Supercomputer maker Cray has hired the founders and key engineers of Gnodal who will be working to develop new technology.
Gnodal in Bristol, England, was founded in 2007 and specializes in high-performance networks that can be used in data centers. Its technology aims to significantly reduce power usage and running costs. The company went into administration in October under local laws for insolvency.
In addition to hiring the majority of Gnodal's engineering staff, Cray also purchased the key intellectual property (IP) developed by the Gnodal team including patents and design copyrights, the company said Friday. The extra people and IP will be used to help drive Cray's future systems and complete ongoing R&D contracts, the company said.
Cray has been expanding its R&D team in Europe since the launch of its Exascale Research Initiative in Europe in 2009, the company said, adding that currently it is adding significant hardware and software development activities to its operations in Europe.
In Europe, Cray is building a XC30 supercomputer for the University of Edinburgh in Scotland that could be among the top 15 supercomputers. The computer will be used for weather, life sciences, aerospace and other research and will offer 5 petabytes of storage and 100 gigabytes per-second of applications performance.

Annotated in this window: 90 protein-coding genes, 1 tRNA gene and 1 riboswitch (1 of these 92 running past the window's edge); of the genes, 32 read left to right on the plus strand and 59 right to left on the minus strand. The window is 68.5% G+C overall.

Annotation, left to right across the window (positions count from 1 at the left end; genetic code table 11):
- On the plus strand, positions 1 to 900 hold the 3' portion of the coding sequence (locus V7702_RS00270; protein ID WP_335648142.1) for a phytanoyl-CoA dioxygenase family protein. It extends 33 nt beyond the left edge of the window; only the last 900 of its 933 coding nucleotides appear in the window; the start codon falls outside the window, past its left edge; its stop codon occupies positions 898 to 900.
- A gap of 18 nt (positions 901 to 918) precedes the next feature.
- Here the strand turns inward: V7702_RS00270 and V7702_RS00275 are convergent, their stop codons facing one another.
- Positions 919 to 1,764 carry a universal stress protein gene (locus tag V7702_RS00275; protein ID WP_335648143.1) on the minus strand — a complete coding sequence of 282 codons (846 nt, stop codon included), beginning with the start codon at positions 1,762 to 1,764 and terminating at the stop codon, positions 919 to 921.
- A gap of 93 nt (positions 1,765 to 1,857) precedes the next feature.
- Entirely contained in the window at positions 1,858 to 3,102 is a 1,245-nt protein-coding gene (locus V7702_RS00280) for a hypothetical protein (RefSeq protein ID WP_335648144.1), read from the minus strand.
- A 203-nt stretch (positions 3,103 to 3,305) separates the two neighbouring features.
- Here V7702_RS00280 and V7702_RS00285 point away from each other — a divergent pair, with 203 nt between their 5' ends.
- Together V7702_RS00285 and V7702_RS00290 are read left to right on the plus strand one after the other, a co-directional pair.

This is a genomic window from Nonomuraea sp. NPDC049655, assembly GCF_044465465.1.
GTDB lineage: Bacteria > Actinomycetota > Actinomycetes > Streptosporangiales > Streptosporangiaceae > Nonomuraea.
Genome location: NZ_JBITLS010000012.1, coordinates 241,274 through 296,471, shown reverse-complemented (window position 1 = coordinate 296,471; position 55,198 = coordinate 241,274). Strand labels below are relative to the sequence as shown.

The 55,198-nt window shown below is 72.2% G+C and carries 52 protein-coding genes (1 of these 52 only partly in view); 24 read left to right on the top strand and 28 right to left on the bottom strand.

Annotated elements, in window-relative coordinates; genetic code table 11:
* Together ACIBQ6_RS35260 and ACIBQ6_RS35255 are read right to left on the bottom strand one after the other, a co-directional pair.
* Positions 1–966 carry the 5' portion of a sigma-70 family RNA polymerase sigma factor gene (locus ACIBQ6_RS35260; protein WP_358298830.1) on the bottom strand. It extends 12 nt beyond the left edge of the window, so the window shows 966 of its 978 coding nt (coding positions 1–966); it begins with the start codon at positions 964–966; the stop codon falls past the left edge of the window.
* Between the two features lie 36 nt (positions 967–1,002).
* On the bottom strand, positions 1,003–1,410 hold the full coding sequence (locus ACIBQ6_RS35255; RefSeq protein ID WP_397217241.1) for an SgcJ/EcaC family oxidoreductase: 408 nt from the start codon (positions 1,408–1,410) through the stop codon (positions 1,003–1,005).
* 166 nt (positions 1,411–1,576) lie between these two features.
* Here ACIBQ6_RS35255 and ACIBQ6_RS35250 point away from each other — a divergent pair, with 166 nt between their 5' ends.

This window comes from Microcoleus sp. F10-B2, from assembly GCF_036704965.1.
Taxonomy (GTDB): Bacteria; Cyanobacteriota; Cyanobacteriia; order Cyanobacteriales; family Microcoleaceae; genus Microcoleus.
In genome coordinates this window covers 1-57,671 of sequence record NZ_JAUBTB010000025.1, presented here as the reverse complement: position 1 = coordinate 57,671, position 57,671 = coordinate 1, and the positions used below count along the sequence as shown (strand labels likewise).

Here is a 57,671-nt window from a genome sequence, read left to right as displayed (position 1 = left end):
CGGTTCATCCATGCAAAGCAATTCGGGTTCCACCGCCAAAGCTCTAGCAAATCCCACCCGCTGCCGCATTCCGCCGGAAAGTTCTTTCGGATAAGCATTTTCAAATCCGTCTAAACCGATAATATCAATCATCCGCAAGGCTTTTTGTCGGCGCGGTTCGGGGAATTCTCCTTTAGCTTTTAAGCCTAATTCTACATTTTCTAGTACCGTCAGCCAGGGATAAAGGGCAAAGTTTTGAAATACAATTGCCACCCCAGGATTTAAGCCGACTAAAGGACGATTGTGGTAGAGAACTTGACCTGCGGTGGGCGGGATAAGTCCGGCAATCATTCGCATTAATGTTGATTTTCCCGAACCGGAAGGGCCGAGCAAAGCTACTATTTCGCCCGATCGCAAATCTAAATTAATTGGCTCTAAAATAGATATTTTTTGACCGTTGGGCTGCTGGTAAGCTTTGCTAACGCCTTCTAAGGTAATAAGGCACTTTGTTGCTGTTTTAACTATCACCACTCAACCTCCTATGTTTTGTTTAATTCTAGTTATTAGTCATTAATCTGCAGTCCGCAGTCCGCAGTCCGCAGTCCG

The European Centre for Medium-Range Weather Forecasts (ECMWF) selected a Cray XC30 supercomputerA to aid its weather prediction as did the German meteorological service DWD that ordered two XC30's.
The Swiss National Supercomputing Centre (CSCS) also uses a Cray XC30 system that it decided to upgrade with Nvidia graphics processors in April in order to more accurately predict the weather in the Swiss Alps.
Last December, Cray was also awarded a US$39 million contract from the North-German Supercomputing Alliance (HLRN) to deliver a distributed Cray XC30 supercomputing system. It will be operated at sites in Berlin and Hanover to support advanced scientific research in fields such as environmental research, climate and ocean modeling, physics, chemistry, bio-informatics, engineering, and fluid dynamics.